Dave Friar, international operations director at engineering solutions provider Boulting, explores the concept of modularisation and how it is transforming the design and build process both at home and overseas
While Industry 4.0 continues to revolutionise the way manufacturing and processing plants operate, many businesses are also looking at how the design and build of a facility can be accomplished more efficiently.
Modularisation is not a new concept. In fact, many plants have been using it to reduce the complexity of internal systems for many years. However, more and more plant managers are now exploring the model as a way of reducing construction costs of a plant and, more interestingly, testing new markets.
The process involves premanufacturing a facility and its components on an established production site, before shipping it to the desired location and piecing it together. Each facility is made up of a number of container modules of varying sizes, within which all of the required equipment is installed.
Drivers for modularisation
Designing and manufacturing components offsite ensures an accurate use of materials, a controlled waste system and scheduled delivery. The overall outcome is often more sustainable and cost-effective, allowing the delivery of increasingly complex projects.
With many manufacturers moving operations to developing countries where costs are lower, plants are often built in remote locations with limited infrastructure such as power, road access and construction equipment. In many of these countries, there is also a severe lack of qualified construction personnel, which can impact the overall quality of a project.
Constructing on a dedicated fabrication site, such as Boulting’s facility in St Helens, overcomes these issues as the infrastructure is already in place. Experienced labourers are also at hand to build, test and commission a facility before shipping and erecting in its final location, ensuring a quicker and more cost-effective solution.
Build location can also be an issue if the facility is in a hazardous environment or has the potential for adverse weather conditions or extreme temperatures. For example, sea-based constructs are subject to unpredictable seas as well as strong offshore winds, which makes these projects prime candidates for a modular approach.
With the UK set to retain its title as a world leader in offshore wind power, the country’s capacity has the potential to expand up to five times its current level by 2030. To ensure this capacity is expanded safely and reliably, modularisation may be the key.
Construction at sea can be both dangerous and costly. Modularisation minimises risk and time spent in the hazardous area, allowing the facility to be built and tested in a controlled environment.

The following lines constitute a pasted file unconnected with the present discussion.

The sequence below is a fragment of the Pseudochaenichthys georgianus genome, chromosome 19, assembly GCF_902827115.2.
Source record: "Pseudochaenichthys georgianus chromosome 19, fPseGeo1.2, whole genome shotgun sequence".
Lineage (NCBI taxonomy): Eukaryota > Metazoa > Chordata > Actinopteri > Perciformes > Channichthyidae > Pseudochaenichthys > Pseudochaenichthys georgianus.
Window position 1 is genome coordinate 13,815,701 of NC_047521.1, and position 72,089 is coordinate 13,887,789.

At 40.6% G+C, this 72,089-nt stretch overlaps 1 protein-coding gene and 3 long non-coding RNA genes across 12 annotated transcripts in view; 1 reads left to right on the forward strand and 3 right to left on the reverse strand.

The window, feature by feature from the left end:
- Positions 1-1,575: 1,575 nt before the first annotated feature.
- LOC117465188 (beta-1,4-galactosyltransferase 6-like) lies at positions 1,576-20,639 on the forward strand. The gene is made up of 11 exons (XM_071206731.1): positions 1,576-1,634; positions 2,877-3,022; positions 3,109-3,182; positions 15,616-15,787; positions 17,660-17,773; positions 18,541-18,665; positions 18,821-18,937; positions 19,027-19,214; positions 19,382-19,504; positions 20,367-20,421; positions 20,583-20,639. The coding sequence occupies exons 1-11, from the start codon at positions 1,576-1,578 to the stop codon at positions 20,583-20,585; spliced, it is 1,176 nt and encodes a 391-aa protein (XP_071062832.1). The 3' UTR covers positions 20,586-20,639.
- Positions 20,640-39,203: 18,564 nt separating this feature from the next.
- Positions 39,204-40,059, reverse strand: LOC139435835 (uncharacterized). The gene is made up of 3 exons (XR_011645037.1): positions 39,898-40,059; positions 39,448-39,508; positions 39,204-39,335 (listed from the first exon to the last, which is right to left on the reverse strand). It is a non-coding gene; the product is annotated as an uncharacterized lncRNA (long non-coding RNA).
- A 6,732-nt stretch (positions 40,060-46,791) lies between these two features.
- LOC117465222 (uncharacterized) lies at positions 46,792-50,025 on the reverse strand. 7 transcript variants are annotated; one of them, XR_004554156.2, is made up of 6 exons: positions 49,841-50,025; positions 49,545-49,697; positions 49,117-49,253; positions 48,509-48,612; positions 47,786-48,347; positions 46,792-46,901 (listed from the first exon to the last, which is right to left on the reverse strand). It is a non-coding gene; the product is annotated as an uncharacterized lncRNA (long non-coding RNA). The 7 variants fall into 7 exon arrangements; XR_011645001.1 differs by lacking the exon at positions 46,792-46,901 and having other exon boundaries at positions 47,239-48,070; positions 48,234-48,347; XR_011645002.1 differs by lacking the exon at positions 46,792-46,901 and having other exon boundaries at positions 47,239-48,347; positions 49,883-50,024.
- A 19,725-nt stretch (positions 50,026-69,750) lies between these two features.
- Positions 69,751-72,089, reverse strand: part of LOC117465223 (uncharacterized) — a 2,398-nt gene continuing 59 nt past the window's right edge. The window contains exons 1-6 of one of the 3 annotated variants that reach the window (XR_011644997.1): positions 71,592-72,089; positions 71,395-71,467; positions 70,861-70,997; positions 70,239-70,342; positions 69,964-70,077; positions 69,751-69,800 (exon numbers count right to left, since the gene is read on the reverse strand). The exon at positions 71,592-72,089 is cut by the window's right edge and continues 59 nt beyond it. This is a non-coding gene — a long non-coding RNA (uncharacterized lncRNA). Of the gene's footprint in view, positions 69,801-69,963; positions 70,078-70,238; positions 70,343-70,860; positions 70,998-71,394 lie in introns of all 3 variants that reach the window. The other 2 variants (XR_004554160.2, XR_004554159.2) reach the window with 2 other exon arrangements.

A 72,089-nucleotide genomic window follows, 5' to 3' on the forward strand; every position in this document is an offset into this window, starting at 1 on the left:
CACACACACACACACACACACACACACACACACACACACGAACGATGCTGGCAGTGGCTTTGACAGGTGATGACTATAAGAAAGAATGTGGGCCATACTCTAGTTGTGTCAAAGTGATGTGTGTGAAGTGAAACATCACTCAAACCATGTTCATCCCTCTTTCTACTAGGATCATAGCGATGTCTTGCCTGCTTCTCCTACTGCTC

While it has its benefits, particularly for projects overseas, some builds do not lend themselves to modularisation. If site construction is considered routine and a suitably skilled workforce is available, then modularisation may not be the best course of action.
Planning your modular build
Every facility is unique and the build process should be looked upon in the same way. The actual planning of a modular build is not dissimilar to that of a field construction build. It all comes down to the needs and wants of the client.
The top consideration for any modular build is the size of the plant and the equipment needed. This immediately impacts on the type and total number of containers required, which can in-turn effect shipping and transportation costs.
The modules themselves are available in multiple shapes and sizes, each with their own unique features. Mega, large and intermediate modules require special shipping by either sea or rail. Smaller containers, such as truckable, pipe-rack and skid mounted, are easily moved by large road cargo vehicles. Before selecting the best module for the job, engineers should ensure that there is appropriate access to waterways, rails and roads.
At present, we are working on an alcohol blending plant at our production facility in St Helens. The plant, which will be shipped to Angola by sea, consists of eleven purpose-built 40ft containers. The plant itself only takes up six containers, with the remaining five being used to ship additional equipment.
This particular facility is being used to test a potential new market. Should it prove to be a success, the modular build will be taken apart and shipped to a new location and replaced by a fixed build.
If the project is overseas, like the one mentioned above, the containers must follow an ISO footprint, which is similar to a traditional shipping container. However, if the project’s end site is in the same country where it is being prefabricated, skid mounting is a more effective technique.
This approach is a popular method for distributing and storing machinery and involves permanently mounting equipment onto the container frame or rails, ensuring equipment is safely transported to its final location.
While there are no specific regulations and legislations surrounding modular builds, projects must still adhere to the legislative requirements of static builds, including Planning, Building Regulations and Good Manufacture Practice.
As overseas investment continues to grow, modularisation is expected to become more widely used in the years to come. With so many benefits, it’s hard to see why manufacturers wouldn’t explore the concept’s potential.
Whatever the solution, be it modular or fixed, it’s important that the decision is not rushed and all factors are carefully considered, not just the benefits.